Broadside Ballads

Extract from Alice's unpublished essay, 'How to Die: Victorian working-class attitudes towards death in broadside ballads':

Although ballads had been printed for sale as broadsides since at least the sixteenth century the increased number of printers in the nineteenth century caused an explosion in printed ephemera. ‘Jemmy’ Catnach, who was later hailed as one of the pioneers of promoting cheap literature that catered for all tastes, inhabited a shop in Seven Dials, London, also home to printers such as Pitts in the early Victorian period and to Fortey, Such, Taylor and Disley in the 1870s (Hindley 1886:222).

There was massive profit to be made by printing ballads: whilst the writer earned the usual shilling for a sheet about Weare’s murder in 1823, Catnach made around £500 profit for the 250,000 broadsides he produced, and 1848-9 over 2.5m broadsides (though not necessarily ballads) were produced on the Rush murder (Hindley 1871:9).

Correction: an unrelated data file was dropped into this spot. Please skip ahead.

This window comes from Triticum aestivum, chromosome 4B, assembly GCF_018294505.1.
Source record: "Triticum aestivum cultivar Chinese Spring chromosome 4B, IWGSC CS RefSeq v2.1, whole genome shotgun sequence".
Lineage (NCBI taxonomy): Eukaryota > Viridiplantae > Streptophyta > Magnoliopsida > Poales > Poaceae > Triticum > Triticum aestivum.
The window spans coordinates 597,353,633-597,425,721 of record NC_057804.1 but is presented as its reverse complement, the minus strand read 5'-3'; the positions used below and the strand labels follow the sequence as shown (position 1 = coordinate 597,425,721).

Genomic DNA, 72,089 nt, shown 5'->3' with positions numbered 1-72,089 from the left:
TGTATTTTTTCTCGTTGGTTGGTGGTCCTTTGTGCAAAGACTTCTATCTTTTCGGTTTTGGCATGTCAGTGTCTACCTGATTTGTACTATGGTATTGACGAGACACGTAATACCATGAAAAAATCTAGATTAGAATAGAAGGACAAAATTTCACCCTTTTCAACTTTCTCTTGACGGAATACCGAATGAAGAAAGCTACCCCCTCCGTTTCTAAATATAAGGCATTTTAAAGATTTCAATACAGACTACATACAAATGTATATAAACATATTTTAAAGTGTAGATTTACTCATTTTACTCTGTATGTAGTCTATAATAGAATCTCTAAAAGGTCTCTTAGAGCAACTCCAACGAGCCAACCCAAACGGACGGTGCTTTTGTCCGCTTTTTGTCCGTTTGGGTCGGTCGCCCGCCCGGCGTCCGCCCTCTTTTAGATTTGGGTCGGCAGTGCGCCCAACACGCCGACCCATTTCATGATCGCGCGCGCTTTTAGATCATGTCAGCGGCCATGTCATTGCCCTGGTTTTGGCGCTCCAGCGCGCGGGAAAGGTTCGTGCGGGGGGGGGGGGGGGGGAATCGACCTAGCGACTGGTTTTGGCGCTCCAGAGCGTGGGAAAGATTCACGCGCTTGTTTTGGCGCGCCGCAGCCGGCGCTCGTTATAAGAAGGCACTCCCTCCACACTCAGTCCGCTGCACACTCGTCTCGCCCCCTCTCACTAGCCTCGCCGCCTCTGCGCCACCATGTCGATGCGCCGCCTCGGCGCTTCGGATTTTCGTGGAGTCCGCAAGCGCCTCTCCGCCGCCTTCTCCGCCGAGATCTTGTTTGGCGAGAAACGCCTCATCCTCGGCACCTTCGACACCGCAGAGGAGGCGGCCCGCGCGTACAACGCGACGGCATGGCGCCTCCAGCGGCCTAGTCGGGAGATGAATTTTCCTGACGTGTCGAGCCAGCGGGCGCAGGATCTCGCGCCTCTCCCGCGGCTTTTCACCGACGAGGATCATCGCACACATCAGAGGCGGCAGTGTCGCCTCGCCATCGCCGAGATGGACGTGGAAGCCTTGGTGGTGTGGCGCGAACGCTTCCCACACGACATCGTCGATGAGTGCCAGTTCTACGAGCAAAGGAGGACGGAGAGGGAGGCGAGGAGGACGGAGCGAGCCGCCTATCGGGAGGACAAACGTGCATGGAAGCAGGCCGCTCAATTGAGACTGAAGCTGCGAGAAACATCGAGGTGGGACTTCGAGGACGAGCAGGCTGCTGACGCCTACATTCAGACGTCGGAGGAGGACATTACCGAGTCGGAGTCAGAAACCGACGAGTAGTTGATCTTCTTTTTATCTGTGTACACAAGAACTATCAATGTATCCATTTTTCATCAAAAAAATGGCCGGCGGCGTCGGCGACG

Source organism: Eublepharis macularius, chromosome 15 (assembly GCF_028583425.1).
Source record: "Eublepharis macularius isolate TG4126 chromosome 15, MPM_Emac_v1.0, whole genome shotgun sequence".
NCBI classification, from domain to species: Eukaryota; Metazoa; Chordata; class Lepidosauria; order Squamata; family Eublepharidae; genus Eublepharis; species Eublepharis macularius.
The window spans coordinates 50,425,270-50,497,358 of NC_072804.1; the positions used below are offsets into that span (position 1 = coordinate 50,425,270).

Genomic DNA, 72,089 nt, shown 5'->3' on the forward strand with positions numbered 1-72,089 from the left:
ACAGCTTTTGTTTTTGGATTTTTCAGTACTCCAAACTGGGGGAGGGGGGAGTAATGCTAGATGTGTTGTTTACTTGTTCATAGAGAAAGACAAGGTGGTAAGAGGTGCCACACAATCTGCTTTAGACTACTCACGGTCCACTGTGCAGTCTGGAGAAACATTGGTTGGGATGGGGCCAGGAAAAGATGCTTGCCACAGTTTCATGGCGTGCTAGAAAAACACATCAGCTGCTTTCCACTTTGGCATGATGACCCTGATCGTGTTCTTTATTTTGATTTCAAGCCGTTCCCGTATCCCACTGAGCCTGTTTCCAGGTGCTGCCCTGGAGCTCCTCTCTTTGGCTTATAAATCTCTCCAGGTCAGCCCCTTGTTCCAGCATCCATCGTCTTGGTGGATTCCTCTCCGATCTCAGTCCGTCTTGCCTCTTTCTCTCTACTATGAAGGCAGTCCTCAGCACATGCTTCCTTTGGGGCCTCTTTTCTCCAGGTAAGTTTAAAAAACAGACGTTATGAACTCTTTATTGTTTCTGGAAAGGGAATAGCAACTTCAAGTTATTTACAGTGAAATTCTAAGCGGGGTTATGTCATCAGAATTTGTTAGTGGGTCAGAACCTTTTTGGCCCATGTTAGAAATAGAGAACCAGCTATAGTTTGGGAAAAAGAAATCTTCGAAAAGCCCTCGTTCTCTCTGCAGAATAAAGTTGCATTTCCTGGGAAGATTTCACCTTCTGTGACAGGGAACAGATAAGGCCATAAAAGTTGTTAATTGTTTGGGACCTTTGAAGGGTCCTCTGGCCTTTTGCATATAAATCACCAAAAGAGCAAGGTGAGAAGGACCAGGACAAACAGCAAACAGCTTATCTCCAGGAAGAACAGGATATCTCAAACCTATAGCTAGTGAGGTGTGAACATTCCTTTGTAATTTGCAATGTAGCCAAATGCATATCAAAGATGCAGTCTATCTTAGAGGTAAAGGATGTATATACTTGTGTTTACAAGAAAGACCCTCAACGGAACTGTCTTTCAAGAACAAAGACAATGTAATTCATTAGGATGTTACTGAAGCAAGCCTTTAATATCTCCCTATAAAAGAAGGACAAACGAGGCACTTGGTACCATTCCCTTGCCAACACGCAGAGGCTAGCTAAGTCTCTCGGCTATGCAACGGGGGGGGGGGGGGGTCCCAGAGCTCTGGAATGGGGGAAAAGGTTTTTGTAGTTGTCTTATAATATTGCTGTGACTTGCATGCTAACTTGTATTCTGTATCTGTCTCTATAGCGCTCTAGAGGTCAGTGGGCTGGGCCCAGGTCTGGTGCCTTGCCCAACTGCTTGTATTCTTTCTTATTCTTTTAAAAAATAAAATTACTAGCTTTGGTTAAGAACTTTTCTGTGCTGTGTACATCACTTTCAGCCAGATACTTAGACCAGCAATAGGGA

Being created for the purposes of entertainment the ballads neglect to mention practical matters relating to death, such as the necessity to arrange (and pay for) a funeral and to deck the family in mourning clothes. The lack of information on such rituals is striking, not least because this is what most middle-class literature is concerned with.

Neither did the ballads carry a didactic message: they ‘were conceived to give the public what it wanted, rather than what somebody else thought it ought to want’ (Hindley 1871:10).

Thus while their content describes various reactions to death and bereavement, the ballads were never intended to teach people how to cope with death, whether in terms of the prayers to be said at the bedside or the steps to be taken once the death had occurred, but were actually a part of the coping mechanism in place in Victorian society, providing consolation and a distraction from reality.

Produced for entertainment, their content is escapist, focusing on spiritual ideals rather than reality, catering for those who lacked access to more elaborate coping mechanisms such as writing letters, constructing large tombs and wearing mourning jewellery.


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